Stung by anthrax mailings after suicide skyjackings, the United States is hurrying to erect an electronic line of defense against further bioterrorism. At least five sophisticated biosurveillance systems are under development with federal funding to nonprofit and to proprietary ventures; two other groups already have products on the market. The goal is to install a national sentinel network that can detect suspicious trends in medical data and in illness behavior before diagnosis, to help contain a disease by identifying it soon after infections begin. Called syndromic surveillance because it tracks signs and symptoms rather than positively diagnosed disease, this new technology will also accelerate containment of naturally occurring pathogens.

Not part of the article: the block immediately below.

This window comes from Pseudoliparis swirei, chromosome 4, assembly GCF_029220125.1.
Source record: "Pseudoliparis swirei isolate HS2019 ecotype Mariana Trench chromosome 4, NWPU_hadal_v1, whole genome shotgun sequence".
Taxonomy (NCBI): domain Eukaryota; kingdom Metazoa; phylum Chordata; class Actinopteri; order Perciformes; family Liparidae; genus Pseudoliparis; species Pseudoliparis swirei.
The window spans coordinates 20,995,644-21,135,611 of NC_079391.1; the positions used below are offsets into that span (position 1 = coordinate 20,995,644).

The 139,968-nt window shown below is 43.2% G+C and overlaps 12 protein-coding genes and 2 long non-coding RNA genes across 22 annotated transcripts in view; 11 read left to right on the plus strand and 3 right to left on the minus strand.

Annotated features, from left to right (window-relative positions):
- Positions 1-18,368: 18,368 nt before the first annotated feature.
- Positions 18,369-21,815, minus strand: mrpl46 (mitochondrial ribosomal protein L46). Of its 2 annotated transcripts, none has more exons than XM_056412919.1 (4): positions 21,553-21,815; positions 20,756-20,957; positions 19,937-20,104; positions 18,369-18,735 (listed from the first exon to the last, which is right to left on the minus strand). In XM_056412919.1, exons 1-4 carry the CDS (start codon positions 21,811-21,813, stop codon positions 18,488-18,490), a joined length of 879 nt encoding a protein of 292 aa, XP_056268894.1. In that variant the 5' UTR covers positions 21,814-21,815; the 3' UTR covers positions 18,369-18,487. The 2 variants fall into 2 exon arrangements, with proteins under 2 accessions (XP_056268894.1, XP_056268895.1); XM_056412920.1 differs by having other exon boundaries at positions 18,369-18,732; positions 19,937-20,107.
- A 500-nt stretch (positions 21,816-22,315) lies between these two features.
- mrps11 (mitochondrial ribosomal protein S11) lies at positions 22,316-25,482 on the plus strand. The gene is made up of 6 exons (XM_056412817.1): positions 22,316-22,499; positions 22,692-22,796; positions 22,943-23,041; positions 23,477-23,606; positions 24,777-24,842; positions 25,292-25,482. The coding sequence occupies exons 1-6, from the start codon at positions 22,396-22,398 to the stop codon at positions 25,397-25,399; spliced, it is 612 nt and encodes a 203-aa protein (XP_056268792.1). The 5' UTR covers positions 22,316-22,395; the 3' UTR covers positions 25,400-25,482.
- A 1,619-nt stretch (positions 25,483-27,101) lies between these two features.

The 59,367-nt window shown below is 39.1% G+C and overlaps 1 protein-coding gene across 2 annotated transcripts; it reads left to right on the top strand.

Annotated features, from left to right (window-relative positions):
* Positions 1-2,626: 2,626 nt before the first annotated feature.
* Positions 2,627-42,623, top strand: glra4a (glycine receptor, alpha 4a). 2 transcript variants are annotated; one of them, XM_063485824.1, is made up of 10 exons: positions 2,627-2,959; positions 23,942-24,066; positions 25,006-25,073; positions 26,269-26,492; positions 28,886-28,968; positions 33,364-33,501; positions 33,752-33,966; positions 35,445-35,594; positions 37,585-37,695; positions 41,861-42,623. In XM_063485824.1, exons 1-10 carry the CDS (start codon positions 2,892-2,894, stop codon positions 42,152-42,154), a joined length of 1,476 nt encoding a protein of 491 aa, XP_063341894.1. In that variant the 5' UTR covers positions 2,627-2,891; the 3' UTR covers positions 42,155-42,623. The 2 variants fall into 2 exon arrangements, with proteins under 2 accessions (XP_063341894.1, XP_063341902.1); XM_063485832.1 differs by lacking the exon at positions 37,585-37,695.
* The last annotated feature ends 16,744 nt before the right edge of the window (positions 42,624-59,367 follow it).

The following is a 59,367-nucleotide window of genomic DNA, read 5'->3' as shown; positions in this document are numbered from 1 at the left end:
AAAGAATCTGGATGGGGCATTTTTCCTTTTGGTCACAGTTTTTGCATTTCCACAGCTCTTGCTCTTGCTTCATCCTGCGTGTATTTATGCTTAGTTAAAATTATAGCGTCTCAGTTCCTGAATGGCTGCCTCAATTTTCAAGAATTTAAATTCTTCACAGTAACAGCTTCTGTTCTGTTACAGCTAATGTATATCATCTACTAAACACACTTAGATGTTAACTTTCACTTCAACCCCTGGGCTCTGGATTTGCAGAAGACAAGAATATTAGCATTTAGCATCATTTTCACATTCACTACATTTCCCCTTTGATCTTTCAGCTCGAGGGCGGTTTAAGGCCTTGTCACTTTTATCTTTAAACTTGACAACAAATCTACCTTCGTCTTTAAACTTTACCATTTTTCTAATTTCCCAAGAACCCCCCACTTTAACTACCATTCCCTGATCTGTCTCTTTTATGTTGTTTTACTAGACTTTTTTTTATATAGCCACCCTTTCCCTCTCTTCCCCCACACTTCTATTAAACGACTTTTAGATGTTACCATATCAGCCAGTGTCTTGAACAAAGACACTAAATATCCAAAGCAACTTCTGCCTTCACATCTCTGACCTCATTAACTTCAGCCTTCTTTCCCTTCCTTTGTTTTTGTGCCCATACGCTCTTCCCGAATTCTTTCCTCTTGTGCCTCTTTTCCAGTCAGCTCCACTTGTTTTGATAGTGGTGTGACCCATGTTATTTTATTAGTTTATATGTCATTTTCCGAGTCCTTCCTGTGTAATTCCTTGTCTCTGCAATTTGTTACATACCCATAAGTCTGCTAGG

The data processed by these systems range from traditional patient charts to such nontraditional sources as Internet health site hits, over-the-counter drug sales, or absences from work and school. A major challenge is accurate analysis of the data, which can involve...

Interested in reading more?

Magaizne Cover

Become a Member of

Receive full access to digital editions of The Scientist, as well as TS Digest, feature stories, more than 35 years of archives, and much more!
Already a member?